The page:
Lebanon anger at TV's Homeland show
Lebanon's tourism minister is considering suing the makers of the hit US TV series Homeland over the way Beirut is portrayed.
In a scene from the latest episode screened in the UK, a street in the Lebanese capital is shown swarming with militants carrying assault weapons as a jeep pulls up carrying the world's No 1 jihadi to a meeting with top Hezbollah commanders.
Meanwhile US snipers lurk on a rooftop. The scene is actually filmed in Israel.
Tourism Minister Fadi Abboud told The Associated Press that he is so upset about the portrayal of Beirut that he is considering a lawsuit. "The information minister is studying media laws to see what can be done," he said.
Mr Abboud pointed to the scene with the snipers. Hamra Street in West Beirut is portrayed as a hotbed of violence, but it is actually a lively neighbourhood packed with cafes, book shops and pubs.
"It showed Hamra Street with militia roaming in it. This does not reflect reality," he said. "It was not filmed in Beirut and does not portray the real image of Beirut." Twentieth Century Fox Television refused to comment.
Homeland, based on the Israeli series Prisoners of War, is about a US Marine named Nick Brody who was a POW for years in the Middle East. The government and the public see Brody as a war hero, but a CIA operative played by Claire Danes believes he was turned by the enemy and is now a threat to the US.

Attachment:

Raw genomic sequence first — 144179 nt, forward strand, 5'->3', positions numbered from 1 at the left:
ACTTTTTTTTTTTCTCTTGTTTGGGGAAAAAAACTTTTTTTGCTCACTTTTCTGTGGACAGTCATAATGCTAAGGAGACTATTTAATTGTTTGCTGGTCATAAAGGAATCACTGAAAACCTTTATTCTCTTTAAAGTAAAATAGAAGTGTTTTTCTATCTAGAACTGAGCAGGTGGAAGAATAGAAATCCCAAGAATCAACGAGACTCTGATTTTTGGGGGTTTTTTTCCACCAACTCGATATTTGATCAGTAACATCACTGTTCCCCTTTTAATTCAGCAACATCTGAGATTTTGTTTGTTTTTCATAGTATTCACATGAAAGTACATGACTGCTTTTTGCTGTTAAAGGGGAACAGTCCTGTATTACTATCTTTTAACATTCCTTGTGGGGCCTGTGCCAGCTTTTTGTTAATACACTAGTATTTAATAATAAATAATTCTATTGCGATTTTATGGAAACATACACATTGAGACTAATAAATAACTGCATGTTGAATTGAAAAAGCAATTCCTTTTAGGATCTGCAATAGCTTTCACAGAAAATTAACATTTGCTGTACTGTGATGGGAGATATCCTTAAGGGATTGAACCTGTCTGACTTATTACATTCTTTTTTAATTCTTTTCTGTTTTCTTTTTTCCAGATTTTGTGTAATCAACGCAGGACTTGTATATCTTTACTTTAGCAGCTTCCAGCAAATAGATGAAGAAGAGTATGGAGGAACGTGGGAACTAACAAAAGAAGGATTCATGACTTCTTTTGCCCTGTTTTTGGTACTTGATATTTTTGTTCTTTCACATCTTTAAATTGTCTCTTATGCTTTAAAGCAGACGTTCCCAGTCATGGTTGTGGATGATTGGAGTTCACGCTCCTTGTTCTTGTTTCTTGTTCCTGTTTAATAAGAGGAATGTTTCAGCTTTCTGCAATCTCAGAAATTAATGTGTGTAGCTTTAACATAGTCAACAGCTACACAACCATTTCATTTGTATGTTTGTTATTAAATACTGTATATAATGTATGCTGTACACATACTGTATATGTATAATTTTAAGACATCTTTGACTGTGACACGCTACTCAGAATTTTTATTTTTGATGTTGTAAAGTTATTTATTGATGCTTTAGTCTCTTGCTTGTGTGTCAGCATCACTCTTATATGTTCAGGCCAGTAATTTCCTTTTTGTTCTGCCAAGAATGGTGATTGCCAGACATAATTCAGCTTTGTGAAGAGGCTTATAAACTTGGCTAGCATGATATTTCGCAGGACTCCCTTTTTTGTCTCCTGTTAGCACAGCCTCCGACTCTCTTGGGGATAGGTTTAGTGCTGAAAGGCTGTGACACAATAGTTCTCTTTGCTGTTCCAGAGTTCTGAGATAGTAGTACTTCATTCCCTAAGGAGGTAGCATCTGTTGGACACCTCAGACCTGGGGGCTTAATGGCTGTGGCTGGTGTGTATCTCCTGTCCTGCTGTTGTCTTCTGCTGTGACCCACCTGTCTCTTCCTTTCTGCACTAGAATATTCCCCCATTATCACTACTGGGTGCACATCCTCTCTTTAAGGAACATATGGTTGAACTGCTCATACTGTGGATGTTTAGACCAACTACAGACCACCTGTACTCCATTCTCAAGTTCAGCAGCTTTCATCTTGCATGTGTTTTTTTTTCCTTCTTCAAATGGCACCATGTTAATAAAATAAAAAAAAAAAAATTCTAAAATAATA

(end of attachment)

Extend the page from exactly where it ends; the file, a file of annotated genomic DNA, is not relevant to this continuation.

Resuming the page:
The second season began last month, and some of the urban scenes are shot in Tel Aviv, the Israeli metropolis about 150 miles south of Beirut. Beirut itself has developed impressively in the two decades since its 15-year civil war ended. But the portrayal of Lebanon as swarming with guns is hardly unreasonable. The country has dozens of armed militias and the biggest militia of all, Iranian-backed Hezbollah, has gained so much power and influence over the years that it is now part of the government.
Lebanon's leading LBC TV carried a report on the controversy, saying the show disparages Arabs and that its setting in Israel is "a double insult."
But Ariel Kolitz, a Tel Aviv businessman who was a childhood friend of Gideon Raff, the Israeli co-creator of Homeland, said that it was not as if the production team had the option of shooting in Beirut, where Raff and other Israelis involved are not permitted to visit and where they could be in danger. "It's a lot simpler to shoot here," he said. "That's it."
www.newscorp.com/management/20centfoxtv.html (20th Century Fox Television)